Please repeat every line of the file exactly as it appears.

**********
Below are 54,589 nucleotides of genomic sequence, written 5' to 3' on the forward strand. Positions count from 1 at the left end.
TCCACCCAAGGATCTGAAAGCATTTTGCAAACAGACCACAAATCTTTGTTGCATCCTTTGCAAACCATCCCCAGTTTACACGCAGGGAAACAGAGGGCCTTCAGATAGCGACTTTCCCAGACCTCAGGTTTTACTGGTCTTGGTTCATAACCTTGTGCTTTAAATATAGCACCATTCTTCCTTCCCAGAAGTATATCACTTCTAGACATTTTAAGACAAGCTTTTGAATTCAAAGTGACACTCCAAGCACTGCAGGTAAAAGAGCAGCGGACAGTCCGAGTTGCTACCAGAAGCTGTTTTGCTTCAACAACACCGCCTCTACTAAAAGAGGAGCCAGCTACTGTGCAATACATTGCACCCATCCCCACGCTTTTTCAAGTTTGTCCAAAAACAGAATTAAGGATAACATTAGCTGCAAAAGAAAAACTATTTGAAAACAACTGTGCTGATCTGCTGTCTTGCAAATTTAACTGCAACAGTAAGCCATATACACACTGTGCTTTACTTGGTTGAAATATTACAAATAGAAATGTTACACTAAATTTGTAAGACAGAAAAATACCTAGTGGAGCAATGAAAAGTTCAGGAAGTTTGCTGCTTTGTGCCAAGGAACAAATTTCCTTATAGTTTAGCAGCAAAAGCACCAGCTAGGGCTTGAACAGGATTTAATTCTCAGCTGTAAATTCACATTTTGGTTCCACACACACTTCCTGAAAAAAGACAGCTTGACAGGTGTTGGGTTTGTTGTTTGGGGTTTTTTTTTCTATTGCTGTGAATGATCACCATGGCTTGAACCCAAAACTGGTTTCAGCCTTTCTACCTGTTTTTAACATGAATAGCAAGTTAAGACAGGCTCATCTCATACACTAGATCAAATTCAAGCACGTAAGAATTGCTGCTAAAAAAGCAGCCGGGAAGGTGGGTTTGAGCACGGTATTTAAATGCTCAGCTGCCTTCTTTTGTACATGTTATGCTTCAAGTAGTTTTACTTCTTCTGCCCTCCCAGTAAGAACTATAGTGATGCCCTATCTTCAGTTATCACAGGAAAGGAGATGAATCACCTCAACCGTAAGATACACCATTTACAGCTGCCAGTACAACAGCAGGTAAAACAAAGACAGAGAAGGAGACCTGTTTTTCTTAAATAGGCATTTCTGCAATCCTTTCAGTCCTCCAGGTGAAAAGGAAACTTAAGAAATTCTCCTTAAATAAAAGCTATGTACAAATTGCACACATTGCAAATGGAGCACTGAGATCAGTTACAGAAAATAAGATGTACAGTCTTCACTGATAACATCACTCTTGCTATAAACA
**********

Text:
Below are 54,589 nucleotides of genomic sequence, written 5' to 3' on the forward strand. Positions count from 1 at the left end.
TCCACCCAAGGATCTGAAAGCATTTTGCAAACAGACCACAAATCTTTGTTGCATCCTTTGCAAACCATCCCCAGTTTACACGCAGGGAAACAGAGGGCCTTCAGATAGCGACTTTCCCAGACCTCAGGTTTTACTGGTCTTGGTTCATAACCTTGTGCTTTAAATATAGCACCATTCTTCCTTCCCAGAAGTATATCACTTCTAGACATTTTAAGACAAGCTTTTGAATTCAAAGTGACACTCCAAGCACTGCAGGTAAAAGAGCAGCGGACAGTCCGAGTTGCTACCAGAAGCTGTTTTGCTTCAACAACACCGCCTCTACTAAAAGAGGAGCCAGCTACTGTGCAATACATTGCACCCATCCCCACGCTTTTTCAAGTTTGTCCAAAAACAGAATTAAGGATAACATTAGCTGCAAAAGAAAAACTATTTGAAAACAACTGTGCTGATCTGCTGTCTTGCAAATTTAACTGCAACAGTAAGCCATATACACACTGTGCTTTACTTGGTTGAAATATTACAAATAGAAATGTTACACTAAATTTGTAAGACAGAAAAATACCTAGTGGAGCAATGAAAAGTTCAGGAAGTTTGCTGCTTTGTGCCAAGGAACAAATTTCCTTATAGTTTAGCAGCAAAAGCACCAGCTAGGGCTTGAACAGGATTTAATTCTCAGCTGTAAATTCACATTTTGGTTCCACACACACTTCCTGAAAAAAGACAGCTTGACAGGTGTTGGGTTTGTTGTTTGGGGTTTTTTTTTCTATTGCTGTGAATGATCACCATGGCTTGAACCCAAAACTGGTTTCAGCCTTTCTACCTGTTTTTAACATGAATAGCAAGTTAAGACAGGCTCATCTCATACACTAGATCAAATTCAAGCACGTAAGAATTGCTGCTAAAAAAGCAGCCGGGAAGGTGGGTTTGAGCACGGTATTTAAATGCTCAGCTGCCTTCTTTTGTACATGTTATGCTTCAAGTAGTTTTACTTCTTCTGCCCTCCCAGTAAGAACTATAGTGATGCCCTATCTTCAGTTATCACAGGAAAGGAGATGAATCACCTCAACCGTAAGATACACCATTTACAGCTGCCAGTACAACAGCAGGTAAAACAAAGACAGAGAAGGAGACCTGTTTTTCTTAAATAGGCATTTCTGCAATCCTTTCAGTCCTCCAGGTGAAAAGGAAACTTAAGAAATTCTCCTTAAATAAAAGCTATGTACAAATTGCACACATTGCAAATGGAGCACTGAGATCAGTTACAGAAAATAAGATGTACAGTCTTCACTGATAACATCACTCTTGCTATAAACA